International Women’s Month, With Mrs. Jackson

What is your stance on Barbie as a role model?

Even though Barbie is a bit disproportionate, there is no doubt that she is a universal figure  in many, many homes. The company has capitalized on it, but with all the new body types, hair types, and jobs, I believe they reinvented themselves from the very first Barbie to provide a huge platform.

Have you faced any issues regarding gender inequality?

When women go to get tasks done that are considered male tasks, like tire fixing, women have to ask themselves “is this person [the mechanic] trustworthy? Do they take me seriously?” And I’ve been called, you know, a little girl when I got my tires changed.

What is your International Women’s Month Message?

“Empowered women empower women”

What was an empowering moment that inspired you? 

I’ve always felt inspired when students lead things and own their passions, like when the group of students created a Black History Month Assembly from scratch. It was amazing to witness.

What does International Women’s Month mean to you?

It’s a time to highlight the things that we know are true all year long. Women do groundbreaking things every day and this is our time to focus in and highlight those amazing accomplishments.

Only 5% of all major US Corporations can say they have a majority female executive board. What do you think about that, and are there steps we can take to fix it?

Changing any powerful system requires a dominant group to relinquish their power in order to allow for more representation at every level. Creating equity and educating men about what gender equity really means is so important.

Share your favorite famous females: Politicians, Singers, Athletes, and more!

Elizabeth Warren (politician), Saoirse Ronan (actress), Tracee Ellis Ross (comedian), @ariana_waller on instagram for entrepreneur (Ms. Jackson’s friend). Naomi Osaka (tennis player) 

Why did you choose to become a teacher? 

I loved school, school was a safe place, and I had some english teachers that acknowledged me. 

In your opinion, why is it important that more women take up STEM and executive positions in the near future?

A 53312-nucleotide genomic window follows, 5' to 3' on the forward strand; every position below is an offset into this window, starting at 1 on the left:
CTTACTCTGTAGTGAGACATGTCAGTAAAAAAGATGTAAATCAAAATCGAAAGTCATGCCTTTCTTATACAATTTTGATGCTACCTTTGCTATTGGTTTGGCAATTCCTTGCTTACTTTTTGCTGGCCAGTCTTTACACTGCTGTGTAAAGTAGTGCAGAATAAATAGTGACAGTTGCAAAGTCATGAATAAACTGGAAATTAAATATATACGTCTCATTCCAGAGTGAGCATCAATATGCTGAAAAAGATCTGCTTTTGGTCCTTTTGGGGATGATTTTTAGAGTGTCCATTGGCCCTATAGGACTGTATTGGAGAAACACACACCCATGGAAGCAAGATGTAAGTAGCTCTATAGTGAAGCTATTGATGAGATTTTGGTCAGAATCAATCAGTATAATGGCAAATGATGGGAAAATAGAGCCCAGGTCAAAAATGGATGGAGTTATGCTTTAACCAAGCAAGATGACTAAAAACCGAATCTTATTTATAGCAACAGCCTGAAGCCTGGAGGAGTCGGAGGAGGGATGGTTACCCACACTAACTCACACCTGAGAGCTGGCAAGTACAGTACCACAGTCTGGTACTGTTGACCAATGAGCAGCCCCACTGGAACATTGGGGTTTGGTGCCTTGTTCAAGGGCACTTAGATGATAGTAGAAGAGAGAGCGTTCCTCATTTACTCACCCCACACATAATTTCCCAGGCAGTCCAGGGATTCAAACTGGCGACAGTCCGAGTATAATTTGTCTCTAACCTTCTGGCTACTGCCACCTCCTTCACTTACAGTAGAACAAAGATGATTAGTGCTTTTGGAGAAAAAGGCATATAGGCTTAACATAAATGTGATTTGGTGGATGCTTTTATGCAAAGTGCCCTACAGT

Women are uniquely positioned to be problem solvers and can provide a lot of fresh creativity and alternative perspective to historically male-dominated groups. 

Do you think there’s a stereotype attached to females in powerful positions?

Since we are still constructing the strong women narrative, strong women can be seen as overdominant, angry, or aggressive because people aren’t used to women in high positions.

What do you think is the biggest issue facing females today?

I think it’s seeing women in the highest levels of leadership. Today women are more educated and [than in the past], and Black women especially are the fastest growing educated group in America. But even with this, the absence of women in Fortune 500 companies is [striking]. 

Why do you participate in the Girl Up Club and what do you hope to achieve?

[Girl Up] is a student led group, 3 young women wanted to start it, and they wanted me to be the advisor. I have had great conversations about leadership and empowerment, and it is amazing considering that this is an international organization sponsored by the UN.

Who was your first role model? 

My neighbor was a very vibrant mom who was going back to grad school and doing a new career and approached life with joy. Most women I knew just lived settled lives, but she was totally different, taking risks and dreaming big. 

What has the media done for women’s rights and is it improving?

Social media has been democratizing, and has created a platform for stories which has created monetization for content that women care about. Social media has also made room for non mainstream conversations like assault and hygiene.

Writer at The City Voice

I enjoy writing about current events in many areas ranging from fashion to business. I have two dogs and I enjoy playing soccer in my free time.

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